When I was a child, clocks were a part of the sounds in a household. They chimed, they tick tocked, they played music and sometimes they mesmerized a little girl as she watched the gold pendulum swing back and forth. Mantel clocks, pocket watches, huge wall clocks that hung in banks and other city buildings. In some homes, Cuckoo clocks announced the hour. Small figures danced around the bottom of those same clocks.

I remember walking into a jewelry store and hearing the clocks on the walls playing tick tock tunes so randomly that one could get lost in the chaos. Yet when the hour arrived, they played in unison. Some clocks were part of bronze sculptures, while others were merely clock faces with no adornments. 

Then came digital. Hm. The numbers glowed and the tick tocking ceased. The lovely wall clock was obsolete and the mantel clock became an antique. The grandfather clock seamed incongruous with modern interiors. Clocks were seen less in businesses, probably in hopes that customers would shop longer if not watching a clock. Indeed employees would work harder. Now the clock resides in our phones. More arms are free of watches and the tick tocks I listened to on Daddy's watch are now silent.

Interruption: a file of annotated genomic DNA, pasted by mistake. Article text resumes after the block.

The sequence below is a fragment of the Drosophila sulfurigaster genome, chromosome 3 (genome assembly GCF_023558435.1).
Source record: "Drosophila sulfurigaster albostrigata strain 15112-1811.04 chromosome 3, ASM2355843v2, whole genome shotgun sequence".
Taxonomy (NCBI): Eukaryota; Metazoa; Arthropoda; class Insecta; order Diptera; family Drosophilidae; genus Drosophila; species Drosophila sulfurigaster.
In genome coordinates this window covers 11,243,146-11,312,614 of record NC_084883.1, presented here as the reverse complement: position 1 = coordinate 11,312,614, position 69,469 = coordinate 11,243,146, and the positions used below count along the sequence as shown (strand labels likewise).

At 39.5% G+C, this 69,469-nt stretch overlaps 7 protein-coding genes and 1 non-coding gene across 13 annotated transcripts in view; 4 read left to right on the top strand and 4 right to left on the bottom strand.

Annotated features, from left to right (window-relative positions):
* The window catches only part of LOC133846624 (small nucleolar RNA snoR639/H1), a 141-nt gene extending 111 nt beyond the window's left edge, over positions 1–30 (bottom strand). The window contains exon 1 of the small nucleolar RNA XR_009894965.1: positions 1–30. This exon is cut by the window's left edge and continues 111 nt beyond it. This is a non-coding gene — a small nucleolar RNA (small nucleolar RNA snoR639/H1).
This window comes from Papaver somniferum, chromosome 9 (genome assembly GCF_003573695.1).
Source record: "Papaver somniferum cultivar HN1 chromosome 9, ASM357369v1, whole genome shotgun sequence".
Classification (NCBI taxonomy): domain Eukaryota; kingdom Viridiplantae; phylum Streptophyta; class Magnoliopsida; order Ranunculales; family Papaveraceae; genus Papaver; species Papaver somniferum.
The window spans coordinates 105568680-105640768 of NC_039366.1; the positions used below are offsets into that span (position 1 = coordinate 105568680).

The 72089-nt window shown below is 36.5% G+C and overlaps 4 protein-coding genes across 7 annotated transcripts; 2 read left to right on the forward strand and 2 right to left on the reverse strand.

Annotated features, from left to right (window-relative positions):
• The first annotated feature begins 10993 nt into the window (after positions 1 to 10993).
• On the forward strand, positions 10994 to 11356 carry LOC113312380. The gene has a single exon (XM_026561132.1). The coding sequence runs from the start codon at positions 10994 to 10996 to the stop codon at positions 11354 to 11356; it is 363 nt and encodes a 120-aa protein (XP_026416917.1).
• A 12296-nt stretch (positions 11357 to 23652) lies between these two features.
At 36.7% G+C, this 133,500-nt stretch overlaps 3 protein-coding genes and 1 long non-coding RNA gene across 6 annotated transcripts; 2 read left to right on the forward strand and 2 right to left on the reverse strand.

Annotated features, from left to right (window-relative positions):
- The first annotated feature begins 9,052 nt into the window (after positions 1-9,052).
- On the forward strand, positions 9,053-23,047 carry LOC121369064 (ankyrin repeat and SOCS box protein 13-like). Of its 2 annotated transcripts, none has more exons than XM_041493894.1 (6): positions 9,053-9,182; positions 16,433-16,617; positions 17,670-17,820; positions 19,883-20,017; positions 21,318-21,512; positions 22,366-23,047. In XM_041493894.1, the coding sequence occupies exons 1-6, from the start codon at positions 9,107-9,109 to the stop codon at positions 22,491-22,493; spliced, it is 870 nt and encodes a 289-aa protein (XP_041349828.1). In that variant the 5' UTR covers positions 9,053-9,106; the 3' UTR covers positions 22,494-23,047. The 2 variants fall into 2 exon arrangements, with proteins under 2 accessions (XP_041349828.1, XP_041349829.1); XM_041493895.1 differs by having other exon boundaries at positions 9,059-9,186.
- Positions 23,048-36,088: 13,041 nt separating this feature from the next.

I have a mantle clock that doesn't work, but it reminds me of another time and of other people. The large key that opens it is a treasure in itself. It holds a history of other hands winding the gears, keeping time on time. An action that began the tick tocking for another day. An action that probably was accompanied by putting out the lights, checking the children and saying good night.